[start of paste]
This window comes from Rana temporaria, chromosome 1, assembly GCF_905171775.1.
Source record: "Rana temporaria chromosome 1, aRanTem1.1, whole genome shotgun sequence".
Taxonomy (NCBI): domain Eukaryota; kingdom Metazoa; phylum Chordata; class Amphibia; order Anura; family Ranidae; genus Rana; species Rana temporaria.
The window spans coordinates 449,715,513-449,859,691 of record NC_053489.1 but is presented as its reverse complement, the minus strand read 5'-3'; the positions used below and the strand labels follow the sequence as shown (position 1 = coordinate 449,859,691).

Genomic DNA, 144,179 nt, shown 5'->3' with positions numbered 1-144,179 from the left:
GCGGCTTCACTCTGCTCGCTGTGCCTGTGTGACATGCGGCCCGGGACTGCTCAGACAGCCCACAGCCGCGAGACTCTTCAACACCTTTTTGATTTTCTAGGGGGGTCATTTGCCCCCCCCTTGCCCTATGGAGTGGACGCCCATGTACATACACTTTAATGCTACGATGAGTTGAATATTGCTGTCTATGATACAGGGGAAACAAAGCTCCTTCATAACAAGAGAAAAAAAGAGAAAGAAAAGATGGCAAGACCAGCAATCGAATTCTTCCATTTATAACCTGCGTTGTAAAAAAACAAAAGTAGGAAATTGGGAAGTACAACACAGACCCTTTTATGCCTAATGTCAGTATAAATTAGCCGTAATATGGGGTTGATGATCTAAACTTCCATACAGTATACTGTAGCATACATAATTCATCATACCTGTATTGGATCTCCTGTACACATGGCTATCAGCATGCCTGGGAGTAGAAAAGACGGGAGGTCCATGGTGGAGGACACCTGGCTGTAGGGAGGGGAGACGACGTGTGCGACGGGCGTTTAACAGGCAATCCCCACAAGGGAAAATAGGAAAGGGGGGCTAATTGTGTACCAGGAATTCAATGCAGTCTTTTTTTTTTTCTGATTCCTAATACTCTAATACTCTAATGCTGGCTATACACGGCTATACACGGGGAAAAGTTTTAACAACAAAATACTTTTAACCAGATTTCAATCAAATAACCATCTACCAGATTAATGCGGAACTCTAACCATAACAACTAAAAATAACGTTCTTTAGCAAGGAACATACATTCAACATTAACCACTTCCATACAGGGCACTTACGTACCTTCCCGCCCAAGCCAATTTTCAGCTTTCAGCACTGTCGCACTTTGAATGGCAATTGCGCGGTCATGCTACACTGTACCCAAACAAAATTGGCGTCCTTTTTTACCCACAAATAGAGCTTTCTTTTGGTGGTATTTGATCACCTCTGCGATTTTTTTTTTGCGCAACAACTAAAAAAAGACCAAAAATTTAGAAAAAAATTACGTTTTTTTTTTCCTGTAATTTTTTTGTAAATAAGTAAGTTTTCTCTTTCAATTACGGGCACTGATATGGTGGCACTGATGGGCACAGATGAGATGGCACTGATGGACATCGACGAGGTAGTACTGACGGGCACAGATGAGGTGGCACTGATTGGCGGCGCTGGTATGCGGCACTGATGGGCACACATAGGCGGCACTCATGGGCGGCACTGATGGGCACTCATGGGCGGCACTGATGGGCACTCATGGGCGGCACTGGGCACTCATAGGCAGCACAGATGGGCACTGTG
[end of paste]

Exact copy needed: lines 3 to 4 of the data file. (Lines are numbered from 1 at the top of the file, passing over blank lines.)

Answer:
Taxonomy (NCBI): domain Eukaryota; kingdom Metazoa; phylum Chordata; class Amphibia; order Anura; family Ranidae; genus Rana; species Rana temporaria.
The window spans coordinates 449,715,513-449,859,691 of record NC_053489.1 but is presented as its reverse complement, the minus strand read 5'-3'; the positions used below and the strand labels follow the sequence as shown (position 1 = coordinate 449,859,691).